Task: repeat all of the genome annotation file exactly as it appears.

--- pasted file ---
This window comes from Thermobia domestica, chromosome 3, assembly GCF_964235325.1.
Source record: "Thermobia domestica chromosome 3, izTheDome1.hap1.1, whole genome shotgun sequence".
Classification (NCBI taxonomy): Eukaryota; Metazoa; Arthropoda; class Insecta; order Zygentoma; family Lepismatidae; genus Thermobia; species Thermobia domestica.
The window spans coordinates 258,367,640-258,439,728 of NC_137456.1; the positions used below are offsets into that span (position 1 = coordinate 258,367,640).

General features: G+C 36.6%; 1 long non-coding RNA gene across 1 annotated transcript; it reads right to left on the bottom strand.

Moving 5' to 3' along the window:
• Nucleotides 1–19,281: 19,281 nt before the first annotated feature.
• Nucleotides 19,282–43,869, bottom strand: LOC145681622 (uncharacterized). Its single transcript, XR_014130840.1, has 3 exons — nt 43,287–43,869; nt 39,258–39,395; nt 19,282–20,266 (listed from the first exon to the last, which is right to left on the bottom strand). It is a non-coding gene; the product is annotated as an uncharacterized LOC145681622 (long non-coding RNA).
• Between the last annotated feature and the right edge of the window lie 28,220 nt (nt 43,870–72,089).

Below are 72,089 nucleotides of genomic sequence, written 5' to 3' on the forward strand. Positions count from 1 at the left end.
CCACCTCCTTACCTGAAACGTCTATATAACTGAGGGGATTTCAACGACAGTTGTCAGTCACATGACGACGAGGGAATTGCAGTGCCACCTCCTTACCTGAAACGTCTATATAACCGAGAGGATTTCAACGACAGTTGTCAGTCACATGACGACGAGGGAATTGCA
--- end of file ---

This window comes from Thermobia domestica, chromosome 3, assembly GCF_964235325.1.
Source record: "Thermobia domestica chromosome 3, izTheDome1.hap1.1, whole genome shotgun sequence".
Classification (NCBI taxonomy): Eukaryota; Metazoa; Arthropoda; class Insecta; order Zygentoma; family Lepismatidae; genus Thermobia; species Thermobia domestica.
The window spans coordinates 258,367,640-258,439,728 of NC_137456.1; the positions used below are offsets into that span (position 1 = coordinate 258,367,640).

General features: G+C 36.6%; 1 long non-coding RNA gene across 1 annotated transcript; it reads right to left on the bottom strand.

Moving 5' to 3' along the window:
• Nucleotides 1–19,281: 19,281 nt before the first annotated feature.
• Nucleotides 19,282–43,869, bottom strand: LOC145681622 (uncharacterized). Its single transcript, XR_014130840.1, has 3 exons — nt 43,287–43,869; nt 39,258–39,395; nt 19,282–20,266 (listed from the first exon to the last, which is right to left on the bottom strand). It is a non-coding gene; the product is annotated as an uncharacterized LOC145681622 (long non-coding RNA).
• Between the last annotated feature and the right edge of the window lie 28,220 nt (nt 43,870–72,089).

Below are 72,089 nucleotides of genomic sequence, written 5' to 3' on the forward strand. Positions count from 1 at the left end.
CCACCTCCTTACCTGAAACGTCTATATAACTGAGGGGATTTCAACGACAGTTGTCAGTCACATGACGACGAGGGAATTGCAGTGCCACCTCCTTACCTGAAACGTCTATATAACCGAGAGGATTTCAACGACAGTTGTCAGTCACATGACGACGAGGGAATTGCA